Nelson council has decided to get a legal opinion on whether a right-to-life banner on Baker Street contravenes the Canadian Charter of Rights and Freedoms.
There is no such banner on the street now, but in the past the group’s banners have been controversial. Various community groups pay the city to hang their banners for one week each year.
The agenda item at council’s March 4 meeting was intended to simply decide whether to discontinue hanging community banners at a second location, on the Civic Centre, for safety reasons, and that passed easily.
But then Councillor Brittny Anderson asked about council’s Community Flag and Street Banner Policy which, quoting the Charter, states all banners must be “free of any demeaning, derogatory, exploitative or unfair comment or representation based on race, colour, ancestry, ethnic origin, creed, religious affiliation, sex, sexual orientation, disability, age, marital, or family status.”
Anderson wanted to know how council would decide whether the Nelson Right to Life banner violates the charter.
City manager Kevin Cormack suggested council could get a legal opinion on this.
“According to the government of Canada,” Anderson said, “sexual and reproductive rights is not only a health issue but also considered a human rights and gender equality issue. I think we need to have clarification in the policy of something I believe infringes on the Charter. I do understand the freedom of speech argument and think there should be freedom of speech, but we also need to hold up the sexual and reproductive rights of women.”
Councillors Jesse Woodward and Rik Logtenberg said the banner, because of its location, seems to be an endorsement from the city. Woodward said this is confusing if the banner is placed by a group that opposes other groups.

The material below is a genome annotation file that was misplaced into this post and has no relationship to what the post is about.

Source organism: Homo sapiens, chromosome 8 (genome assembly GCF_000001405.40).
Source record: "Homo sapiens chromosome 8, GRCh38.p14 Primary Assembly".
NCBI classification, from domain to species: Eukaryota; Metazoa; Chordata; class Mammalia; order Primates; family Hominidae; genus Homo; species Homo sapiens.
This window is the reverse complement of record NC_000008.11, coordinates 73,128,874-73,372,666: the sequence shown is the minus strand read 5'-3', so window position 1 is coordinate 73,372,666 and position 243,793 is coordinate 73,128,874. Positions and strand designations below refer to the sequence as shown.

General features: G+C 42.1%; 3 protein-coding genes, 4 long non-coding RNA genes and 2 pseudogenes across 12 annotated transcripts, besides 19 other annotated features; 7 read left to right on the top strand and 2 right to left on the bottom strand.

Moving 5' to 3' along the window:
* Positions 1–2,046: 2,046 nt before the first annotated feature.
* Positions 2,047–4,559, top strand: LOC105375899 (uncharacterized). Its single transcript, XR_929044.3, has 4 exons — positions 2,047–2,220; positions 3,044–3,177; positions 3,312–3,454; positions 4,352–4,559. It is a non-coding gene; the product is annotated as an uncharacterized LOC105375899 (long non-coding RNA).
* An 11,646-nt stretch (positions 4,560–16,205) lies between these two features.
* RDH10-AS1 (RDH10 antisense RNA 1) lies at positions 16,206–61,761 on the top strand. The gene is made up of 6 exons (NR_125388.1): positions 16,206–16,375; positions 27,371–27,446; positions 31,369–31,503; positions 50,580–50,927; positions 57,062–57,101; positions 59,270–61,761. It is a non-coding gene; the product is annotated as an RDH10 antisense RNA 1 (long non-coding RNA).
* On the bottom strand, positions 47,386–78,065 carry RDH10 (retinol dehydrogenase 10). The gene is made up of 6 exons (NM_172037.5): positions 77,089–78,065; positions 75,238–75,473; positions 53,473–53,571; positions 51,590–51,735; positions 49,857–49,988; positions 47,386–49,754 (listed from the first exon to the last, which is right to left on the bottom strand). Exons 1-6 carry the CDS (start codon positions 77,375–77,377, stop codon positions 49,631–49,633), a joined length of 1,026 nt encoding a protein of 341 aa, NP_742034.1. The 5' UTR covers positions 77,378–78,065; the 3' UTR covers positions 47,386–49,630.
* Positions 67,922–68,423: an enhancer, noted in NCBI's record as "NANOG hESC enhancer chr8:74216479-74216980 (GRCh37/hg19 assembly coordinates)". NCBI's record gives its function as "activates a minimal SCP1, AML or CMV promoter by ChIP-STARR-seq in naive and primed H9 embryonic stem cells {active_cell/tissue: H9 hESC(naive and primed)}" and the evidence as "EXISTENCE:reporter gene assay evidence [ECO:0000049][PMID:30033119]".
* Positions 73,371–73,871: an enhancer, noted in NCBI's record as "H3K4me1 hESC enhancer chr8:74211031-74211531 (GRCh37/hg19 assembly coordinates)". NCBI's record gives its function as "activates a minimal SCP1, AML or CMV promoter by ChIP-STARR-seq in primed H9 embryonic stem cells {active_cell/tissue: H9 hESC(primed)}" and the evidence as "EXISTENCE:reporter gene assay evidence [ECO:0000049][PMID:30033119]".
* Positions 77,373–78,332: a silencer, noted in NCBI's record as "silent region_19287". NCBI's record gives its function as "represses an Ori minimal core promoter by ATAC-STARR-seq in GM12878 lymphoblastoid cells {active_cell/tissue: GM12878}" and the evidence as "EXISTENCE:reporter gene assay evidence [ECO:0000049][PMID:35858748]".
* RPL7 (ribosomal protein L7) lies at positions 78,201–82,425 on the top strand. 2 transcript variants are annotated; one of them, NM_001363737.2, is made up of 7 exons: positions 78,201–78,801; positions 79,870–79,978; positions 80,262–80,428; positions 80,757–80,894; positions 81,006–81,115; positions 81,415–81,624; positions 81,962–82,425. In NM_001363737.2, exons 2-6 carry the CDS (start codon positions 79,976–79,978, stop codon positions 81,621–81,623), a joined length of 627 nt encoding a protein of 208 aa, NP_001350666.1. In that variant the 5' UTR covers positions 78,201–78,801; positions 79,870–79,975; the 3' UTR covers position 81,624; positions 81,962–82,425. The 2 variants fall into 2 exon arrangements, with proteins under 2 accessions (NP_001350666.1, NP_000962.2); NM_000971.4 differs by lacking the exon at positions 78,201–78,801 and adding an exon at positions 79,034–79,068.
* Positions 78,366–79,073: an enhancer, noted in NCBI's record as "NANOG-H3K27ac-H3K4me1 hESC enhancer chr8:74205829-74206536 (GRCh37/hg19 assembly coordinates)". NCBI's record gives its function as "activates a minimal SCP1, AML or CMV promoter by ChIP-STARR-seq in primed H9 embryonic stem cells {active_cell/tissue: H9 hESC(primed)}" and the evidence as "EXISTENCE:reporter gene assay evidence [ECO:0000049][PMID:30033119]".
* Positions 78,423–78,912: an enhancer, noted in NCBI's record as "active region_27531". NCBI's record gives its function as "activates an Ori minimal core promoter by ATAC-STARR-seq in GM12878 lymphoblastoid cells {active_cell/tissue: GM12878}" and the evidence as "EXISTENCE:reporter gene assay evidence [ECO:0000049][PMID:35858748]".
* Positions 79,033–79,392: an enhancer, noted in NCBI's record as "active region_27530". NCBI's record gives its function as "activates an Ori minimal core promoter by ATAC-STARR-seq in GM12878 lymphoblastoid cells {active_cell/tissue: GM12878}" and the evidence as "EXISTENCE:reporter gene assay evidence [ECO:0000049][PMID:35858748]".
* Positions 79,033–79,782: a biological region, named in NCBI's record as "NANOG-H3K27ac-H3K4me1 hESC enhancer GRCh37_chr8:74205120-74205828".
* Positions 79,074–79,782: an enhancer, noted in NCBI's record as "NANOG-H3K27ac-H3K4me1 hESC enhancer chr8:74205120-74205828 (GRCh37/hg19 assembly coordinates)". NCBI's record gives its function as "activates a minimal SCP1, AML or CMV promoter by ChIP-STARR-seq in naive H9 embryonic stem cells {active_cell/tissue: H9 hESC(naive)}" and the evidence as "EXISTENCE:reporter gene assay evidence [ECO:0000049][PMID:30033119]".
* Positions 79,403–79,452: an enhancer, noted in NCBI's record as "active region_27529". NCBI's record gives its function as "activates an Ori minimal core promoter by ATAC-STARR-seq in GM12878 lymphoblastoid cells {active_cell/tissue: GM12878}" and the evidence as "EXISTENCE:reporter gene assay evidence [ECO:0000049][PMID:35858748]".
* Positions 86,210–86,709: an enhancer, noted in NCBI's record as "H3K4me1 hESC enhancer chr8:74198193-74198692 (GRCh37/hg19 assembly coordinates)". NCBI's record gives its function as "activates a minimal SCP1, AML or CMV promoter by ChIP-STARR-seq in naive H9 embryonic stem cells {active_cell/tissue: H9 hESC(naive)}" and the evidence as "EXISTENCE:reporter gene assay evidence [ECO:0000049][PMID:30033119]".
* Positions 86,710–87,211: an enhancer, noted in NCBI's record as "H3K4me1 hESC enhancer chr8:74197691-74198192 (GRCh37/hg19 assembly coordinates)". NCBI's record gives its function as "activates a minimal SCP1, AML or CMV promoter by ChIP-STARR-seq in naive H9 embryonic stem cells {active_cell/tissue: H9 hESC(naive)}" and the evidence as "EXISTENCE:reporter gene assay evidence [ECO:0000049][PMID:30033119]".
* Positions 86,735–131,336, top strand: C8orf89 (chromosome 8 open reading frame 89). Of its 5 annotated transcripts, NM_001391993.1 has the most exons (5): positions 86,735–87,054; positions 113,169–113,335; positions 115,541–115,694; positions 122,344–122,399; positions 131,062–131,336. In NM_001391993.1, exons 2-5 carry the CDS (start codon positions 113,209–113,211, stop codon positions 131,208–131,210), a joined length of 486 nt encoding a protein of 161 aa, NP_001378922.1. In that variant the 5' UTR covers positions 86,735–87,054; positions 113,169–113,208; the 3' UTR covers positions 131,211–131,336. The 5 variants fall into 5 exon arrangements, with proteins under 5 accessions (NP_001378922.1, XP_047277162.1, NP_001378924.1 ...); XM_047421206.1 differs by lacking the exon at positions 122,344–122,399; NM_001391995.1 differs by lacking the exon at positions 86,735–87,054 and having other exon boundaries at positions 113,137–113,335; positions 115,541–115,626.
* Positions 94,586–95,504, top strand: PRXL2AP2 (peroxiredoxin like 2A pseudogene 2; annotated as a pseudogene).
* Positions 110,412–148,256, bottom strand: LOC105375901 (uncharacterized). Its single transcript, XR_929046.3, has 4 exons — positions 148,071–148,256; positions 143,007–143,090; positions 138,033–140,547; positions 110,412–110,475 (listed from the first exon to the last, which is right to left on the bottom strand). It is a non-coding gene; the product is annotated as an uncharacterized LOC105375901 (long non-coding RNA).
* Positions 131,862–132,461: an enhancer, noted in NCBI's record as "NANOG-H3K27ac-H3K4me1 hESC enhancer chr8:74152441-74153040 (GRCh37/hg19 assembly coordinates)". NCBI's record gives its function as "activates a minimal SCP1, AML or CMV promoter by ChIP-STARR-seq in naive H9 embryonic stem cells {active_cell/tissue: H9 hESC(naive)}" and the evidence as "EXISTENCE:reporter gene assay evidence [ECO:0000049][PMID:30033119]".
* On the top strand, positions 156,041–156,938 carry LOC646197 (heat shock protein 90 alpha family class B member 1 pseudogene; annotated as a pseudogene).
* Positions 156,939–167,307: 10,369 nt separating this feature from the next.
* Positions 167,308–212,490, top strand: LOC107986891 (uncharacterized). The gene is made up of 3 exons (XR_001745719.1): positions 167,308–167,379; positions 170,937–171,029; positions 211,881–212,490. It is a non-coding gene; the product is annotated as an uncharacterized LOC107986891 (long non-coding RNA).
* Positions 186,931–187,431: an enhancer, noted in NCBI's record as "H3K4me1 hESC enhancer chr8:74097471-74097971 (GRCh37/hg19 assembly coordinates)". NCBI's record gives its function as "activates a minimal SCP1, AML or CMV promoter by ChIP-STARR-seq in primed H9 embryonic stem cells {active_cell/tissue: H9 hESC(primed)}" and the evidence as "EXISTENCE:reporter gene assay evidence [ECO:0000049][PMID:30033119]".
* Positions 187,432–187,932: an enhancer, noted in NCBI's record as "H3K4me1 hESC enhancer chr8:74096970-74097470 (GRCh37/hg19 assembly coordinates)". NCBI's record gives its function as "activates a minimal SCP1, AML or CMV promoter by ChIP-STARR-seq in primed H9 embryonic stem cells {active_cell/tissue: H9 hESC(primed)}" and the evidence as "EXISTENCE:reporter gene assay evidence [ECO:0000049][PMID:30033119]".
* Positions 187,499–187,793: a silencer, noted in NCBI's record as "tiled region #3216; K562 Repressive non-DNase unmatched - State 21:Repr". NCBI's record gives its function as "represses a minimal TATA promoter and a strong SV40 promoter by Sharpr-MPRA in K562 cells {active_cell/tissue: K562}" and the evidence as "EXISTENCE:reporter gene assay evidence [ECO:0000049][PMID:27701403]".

“That banner is in a prominent spot and is for many people their first experience of Nelson, and the groups that have that banner are branding the city with that event,” Logtenberg said.
“Do we want to say, ‘Welcome to Nelson, it’s Right-to-Life Week?’”
Cormack said banners are not meant to be endorsements.
“It is for groups to advertise events, like National Nurses Week,” he said. “Council is not there to make judgements.”
Last year there were banners on 19 of 52 weeks, placed by such groups as the LVR grads, Dance Umbrella, Elephant Mountain Literary Festival, the Kalein Centre, Kootenay Pride, the Nelson Road Kings, and the Selkirk College Fine Woodworking show, as well as Nelson Right to Life.
Last year’s Nelson Right to Life banner read: “Right to Life Week. Speaker, Nov. 8, 7 p.m. at the Capitol Theatre. Walk for Life, Nov. 11, 2 p.m. at Lakeside Park.”
The city’s banner policy states the “community flag and banner program is to help promote community occasions or events of a cultural, social, environmental or recreational nature and shall not be used to make a statement of any kind. Occasions, events or announcements shall be specific happenings within the community.”
Mayor John Dooley said if council gets a legal opinion, council would have to live with the result.
“We have to keep in mind that if the opinion comes back and says this policy is fine, then it’s done,” Dooley said.